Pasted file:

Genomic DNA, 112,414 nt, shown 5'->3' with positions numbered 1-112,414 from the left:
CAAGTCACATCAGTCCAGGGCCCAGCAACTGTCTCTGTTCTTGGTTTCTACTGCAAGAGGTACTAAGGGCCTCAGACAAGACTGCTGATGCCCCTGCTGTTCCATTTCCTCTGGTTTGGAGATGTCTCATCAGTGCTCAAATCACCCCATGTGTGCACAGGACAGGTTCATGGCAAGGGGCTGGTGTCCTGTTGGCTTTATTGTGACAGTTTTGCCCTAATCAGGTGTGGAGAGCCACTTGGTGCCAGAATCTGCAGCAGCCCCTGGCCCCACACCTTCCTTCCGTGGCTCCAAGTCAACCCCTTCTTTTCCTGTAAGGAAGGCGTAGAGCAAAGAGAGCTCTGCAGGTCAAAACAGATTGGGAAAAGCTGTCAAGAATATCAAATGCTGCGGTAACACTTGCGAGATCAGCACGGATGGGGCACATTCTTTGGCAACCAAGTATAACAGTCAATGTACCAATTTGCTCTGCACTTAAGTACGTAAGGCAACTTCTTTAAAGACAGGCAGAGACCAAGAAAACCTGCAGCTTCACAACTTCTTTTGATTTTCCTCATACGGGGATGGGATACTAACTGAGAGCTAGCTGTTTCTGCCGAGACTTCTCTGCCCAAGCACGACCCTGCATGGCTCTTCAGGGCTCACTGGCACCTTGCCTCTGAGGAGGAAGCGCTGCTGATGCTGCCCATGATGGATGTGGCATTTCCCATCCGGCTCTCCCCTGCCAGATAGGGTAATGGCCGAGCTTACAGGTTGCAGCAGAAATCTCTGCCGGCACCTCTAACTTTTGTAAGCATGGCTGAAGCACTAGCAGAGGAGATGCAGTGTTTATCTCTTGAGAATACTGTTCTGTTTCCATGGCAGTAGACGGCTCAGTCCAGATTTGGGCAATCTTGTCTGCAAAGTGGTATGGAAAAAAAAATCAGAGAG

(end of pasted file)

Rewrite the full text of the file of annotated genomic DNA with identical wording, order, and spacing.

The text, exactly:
Genomic DNA, 112,414 nt, shown 5'->3' with positions numbered 1-112,414 from the left:
CAAGTCACATCAGTCCAGGGCCCAGCAACTGTCTCTGTTCTTGGTTTCTACTGCAAGAGGTACTAAGGGCCTCAGACAAGACTGCTGATGCCCCTGCTGTTCCATTTCCTCTGGTTTGGAGATGTCTCATCAGTGCTCAAATCACCCCATGTGTGCACAGGACAGGTTCATGGCAAGGGGCTGGTGTCCTGTTGGCTTTATTGTGACAGTTTTGCCCTAATCAGGTGTGGAGAGCCACTTGGTGCCAGAATCTGCAGCAGCCCCTGGCCCCACACCTTCCTTCCGTGGCTCCAAGTCAACCCCTTCTTTTCCTGTAAGGAAGGCGTAGAGCAAAGAGAGCTCTGCAGGTCAAAACAGATTGGGAAAAGCTGTCAAGAATATCAAATGCTGCGGTAACACTTGCGAGATCAGCACGGATGGGGCACATTCTTTGGCAACCAAGTATAACAGTCAATGTACCAATTTGCTCTGCACTTAAGTACGTAAGGCAACTTCTTTAAAGACAGGCAGAGACCAAGAAAACCTGCAGCTTCACAACTTCTTTTGATTTTCCTCATACGGGGATGGGATACTAACTGAGAGCTAGCTGTTTCTGCCGAGACTTCTCTGCCCAAGCACGACCCTGCATGGCTCTTCAGGGCTCACTGGCACCTTGCCTCTGAGGAGGAAGCGCTGCTGATGCTGCCCATGATGGATGTGGCATTTCCCATCCGGCTCTCCCCTGCCAGATAGGGTAATGGCCGAGCTTACAGGTTGCAGCAGAAATCTCTGCCGGCACCTCTAACTTTTGTAAGCATGGCTGAAGCACTAGCAGAGGAGATGCAGTGTTTATCTCTTGAGAATACTGTTCTGTTTCCATGGCAGTAGACGGCTCAGTCCAGATTTGGGCAATCTTGTCTGCAAAGTGGTATGGAAAAAAAAATCAGAGAG